Tunis, Tunisia — Tunisia’s President Beji Caid Essebsi on Wednesday ordered the North African nation’s Armée Nationale Tunisienne, or the Tunisian Land Army to deploy into the Sahara desert and begin protecting facilities linked to phosphate, gas and oil production after protests aimed at disrupting output broke out in the southern regions of Tunisia. For several weeks a group of local Tunisian oil workers have begun camping out in the Tatouine region of the Sahara desert threatening to set up blockades along the desert roads used by foreign oil and gas companies unless they see more jobs, better salaries, and a share in the region’s energy riches.
Protests have centered on the southern Tataouine province where Italy’s ENI and Austrian firm OMV have mainly gas operations, but have also begun in the central Kebili region. Since its 2011 uprising brought democracy to Tunisia, successive governments have struggled with social unrest in the south and central provinces where unemployed youth feel they have been left out of the economic benefits of the revolution.
It is the first time troops in Tunisia will be deployed to protect industrial installations that are key to Tunisia’s economic output in response to demonstrations. Tunisia is a rather small oil and gas producer compared to its OPEC neighbors Libya and Algeria with national production is around 44,000 barrels per day, the protests come at a sensitive time as Essebsi’s government tries to enact austerity reforms.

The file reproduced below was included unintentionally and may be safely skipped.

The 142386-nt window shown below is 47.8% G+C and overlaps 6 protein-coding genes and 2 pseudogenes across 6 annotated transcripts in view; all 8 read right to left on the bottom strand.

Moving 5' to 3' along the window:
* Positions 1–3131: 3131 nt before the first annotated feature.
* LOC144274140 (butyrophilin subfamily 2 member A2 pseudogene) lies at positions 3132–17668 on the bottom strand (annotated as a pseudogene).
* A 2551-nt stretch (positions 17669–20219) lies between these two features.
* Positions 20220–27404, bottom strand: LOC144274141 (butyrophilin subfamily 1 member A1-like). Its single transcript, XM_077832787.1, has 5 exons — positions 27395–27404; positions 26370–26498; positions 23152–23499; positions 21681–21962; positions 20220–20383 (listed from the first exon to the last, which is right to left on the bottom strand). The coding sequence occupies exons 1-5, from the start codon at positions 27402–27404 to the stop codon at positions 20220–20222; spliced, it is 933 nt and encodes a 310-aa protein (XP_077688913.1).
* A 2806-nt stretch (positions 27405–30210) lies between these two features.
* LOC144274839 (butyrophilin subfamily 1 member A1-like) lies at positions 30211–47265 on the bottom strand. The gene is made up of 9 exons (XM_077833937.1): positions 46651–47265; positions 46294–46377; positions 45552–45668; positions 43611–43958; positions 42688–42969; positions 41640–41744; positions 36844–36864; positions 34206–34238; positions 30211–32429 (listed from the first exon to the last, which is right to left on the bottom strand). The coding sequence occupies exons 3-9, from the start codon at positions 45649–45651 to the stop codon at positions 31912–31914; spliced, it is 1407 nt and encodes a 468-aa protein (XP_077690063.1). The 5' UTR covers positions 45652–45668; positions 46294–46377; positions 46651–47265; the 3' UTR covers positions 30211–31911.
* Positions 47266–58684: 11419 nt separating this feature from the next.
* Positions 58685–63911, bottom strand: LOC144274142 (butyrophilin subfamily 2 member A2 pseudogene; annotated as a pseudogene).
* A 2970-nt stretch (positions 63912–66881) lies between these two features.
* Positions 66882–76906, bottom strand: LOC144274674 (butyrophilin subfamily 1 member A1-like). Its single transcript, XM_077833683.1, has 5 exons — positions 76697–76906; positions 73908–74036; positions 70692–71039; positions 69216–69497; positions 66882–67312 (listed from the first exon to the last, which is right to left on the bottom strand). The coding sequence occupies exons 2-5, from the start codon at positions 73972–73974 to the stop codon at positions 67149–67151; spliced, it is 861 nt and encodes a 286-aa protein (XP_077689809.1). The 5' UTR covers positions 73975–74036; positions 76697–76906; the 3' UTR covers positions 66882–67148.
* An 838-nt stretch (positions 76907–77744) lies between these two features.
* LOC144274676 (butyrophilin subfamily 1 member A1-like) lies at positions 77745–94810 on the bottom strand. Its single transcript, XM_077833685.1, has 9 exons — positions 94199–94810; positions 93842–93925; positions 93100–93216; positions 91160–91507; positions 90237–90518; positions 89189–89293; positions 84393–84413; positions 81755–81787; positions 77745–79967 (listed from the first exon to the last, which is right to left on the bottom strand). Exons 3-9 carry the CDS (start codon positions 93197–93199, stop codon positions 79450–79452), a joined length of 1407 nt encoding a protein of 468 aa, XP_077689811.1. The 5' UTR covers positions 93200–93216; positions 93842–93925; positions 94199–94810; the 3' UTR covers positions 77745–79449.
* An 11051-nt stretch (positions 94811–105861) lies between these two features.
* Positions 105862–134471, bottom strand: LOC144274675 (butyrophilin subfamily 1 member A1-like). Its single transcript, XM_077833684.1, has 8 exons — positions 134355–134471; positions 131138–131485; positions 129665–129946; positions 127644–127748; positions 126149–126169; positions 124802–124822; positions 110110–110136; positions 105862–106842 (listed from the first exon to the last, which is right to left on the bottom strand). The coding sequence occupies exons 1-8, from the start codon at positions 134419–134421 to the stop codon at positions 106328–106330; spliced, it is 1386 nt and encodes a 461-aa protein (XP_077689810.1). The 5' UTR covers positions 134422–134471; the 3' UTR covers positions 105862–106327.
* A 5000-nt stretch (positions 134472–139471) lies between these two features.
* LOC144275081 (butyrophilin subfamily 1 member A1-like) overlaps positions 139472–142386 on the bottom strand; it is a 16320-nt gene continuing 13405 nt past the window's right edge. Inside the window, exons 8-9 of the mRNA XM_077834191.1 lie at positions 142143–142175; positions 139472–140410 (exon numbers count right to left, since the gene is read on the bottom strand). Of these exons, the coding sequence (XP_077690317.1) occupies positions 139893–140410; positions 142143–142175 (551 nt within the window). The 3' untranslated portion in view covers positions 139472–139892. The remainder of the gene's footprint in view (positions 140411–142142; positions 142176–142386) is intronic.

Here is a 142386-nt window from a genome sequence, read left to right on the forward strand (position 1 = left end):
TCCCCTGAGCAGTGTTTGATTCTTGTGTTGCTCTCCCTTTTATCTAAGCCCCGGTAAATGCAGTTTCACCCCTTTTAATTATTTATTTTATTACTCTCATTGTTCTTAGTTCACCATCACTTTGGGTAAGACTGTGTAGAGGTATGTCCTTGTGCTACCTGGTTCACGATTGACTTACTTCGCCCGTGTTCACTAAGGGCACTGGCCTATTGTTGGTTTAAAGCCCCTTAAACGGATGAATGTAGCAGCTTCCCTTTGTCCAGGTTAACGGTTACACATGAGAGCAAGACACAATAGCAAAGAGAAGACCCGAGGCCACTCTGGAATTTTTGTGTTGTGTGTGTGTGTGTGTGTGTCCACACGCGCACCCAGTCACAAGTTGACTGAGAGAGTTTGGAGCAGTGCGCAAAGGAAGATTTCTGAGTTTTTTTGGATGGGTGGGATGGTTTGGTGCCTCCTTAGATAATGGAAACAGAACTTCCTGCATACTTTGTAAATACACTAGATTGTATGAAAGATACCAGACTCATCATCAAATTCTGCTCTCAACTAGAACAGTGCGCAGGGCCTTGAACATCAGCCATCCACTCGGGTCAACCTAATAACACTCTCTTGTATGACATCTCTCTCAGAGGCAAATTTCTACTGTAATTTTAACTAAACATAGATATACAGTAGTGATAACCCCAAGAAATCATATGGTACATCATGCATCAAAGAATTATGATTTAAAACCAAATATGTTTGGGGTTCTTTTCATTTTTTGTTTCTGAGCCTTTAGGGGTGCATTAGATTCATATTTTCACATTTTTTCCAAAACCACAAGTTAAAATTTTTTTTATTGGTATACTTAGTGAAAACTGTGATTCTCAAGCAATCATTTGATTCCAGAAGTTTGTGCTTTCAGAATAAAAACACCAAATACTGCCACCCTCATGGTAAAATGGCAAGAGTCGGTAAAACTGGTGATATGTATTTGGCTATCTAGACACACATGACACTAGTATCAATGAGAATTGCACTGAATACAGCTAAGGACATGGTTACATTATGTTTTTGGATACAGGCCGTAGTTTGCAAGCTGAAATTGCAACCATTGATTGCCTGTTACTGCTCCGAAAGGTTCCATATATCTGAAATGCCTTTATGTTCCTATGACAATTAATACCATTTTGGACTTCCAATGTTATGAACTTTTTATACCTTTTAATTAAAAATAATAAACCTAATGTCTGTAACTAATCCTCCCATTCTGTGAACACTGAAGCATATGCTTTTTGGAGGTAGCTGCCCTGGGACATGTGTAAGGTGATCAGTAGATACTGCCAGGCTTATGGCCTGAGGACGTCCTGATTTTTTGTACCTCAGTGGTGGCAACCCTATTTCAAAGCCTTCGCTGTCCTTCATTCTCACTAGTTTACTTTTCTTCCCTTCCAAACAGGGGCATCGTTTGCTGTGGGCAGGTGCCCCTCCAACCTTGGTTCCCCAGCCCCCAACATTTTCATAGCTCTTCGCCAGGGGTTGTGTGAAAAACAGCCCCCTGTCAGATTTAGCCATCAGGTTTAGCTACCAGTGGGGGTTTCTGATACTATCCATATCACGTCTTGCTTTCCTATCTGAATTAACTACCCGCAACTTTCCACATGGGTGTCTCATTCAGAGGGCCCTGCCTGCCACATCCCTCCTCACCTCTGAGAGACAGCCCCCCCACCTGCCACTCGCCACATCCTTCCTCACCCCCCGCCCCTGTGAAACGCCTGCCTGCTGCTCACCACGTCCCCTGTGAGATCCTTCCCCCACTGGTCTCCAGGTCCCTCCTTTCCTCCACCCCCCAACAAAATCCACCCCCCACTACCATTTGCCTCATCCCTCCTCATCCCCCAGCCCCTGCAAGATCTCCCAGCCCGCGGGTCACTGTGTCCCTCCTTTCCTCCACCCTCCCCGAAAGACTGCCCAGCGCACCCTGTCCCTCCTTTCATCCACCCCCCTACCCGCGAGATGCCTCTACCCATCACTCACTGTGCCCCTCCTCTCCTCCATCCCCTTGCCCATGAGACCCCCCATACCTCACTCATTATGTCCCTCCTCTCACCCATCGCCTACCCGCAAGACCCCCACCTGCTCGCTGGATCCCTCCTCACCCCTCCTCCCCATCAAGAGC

Tunisia’s Energy Minister Hela Cheikhrouhou told reporters sit-ins halted production at the independent Anglo-French oil and gas company Perenco‘s Baguel and Tarfa fields, which the company website says are joint ventures for gas and condensate output. Perenco operates the El Franig, Baguel, and Tarfa gas condensate fields with a production of 17 million standard cubic feet of gas per day, 2 mmscfd of LPG equivalent and 750 bopd of condensates, according to the company website.
“The military deployment will take place immediately. It is a serious decision, but it must be applied to protect our resources.” Said President Essebsi, he concluded his statement by saying; “Our democratic path has become threatened and law must be applied but we will respect freedoms.”
Read the full story here: Reuters
Feature image courtesy of: Daily Mail UK
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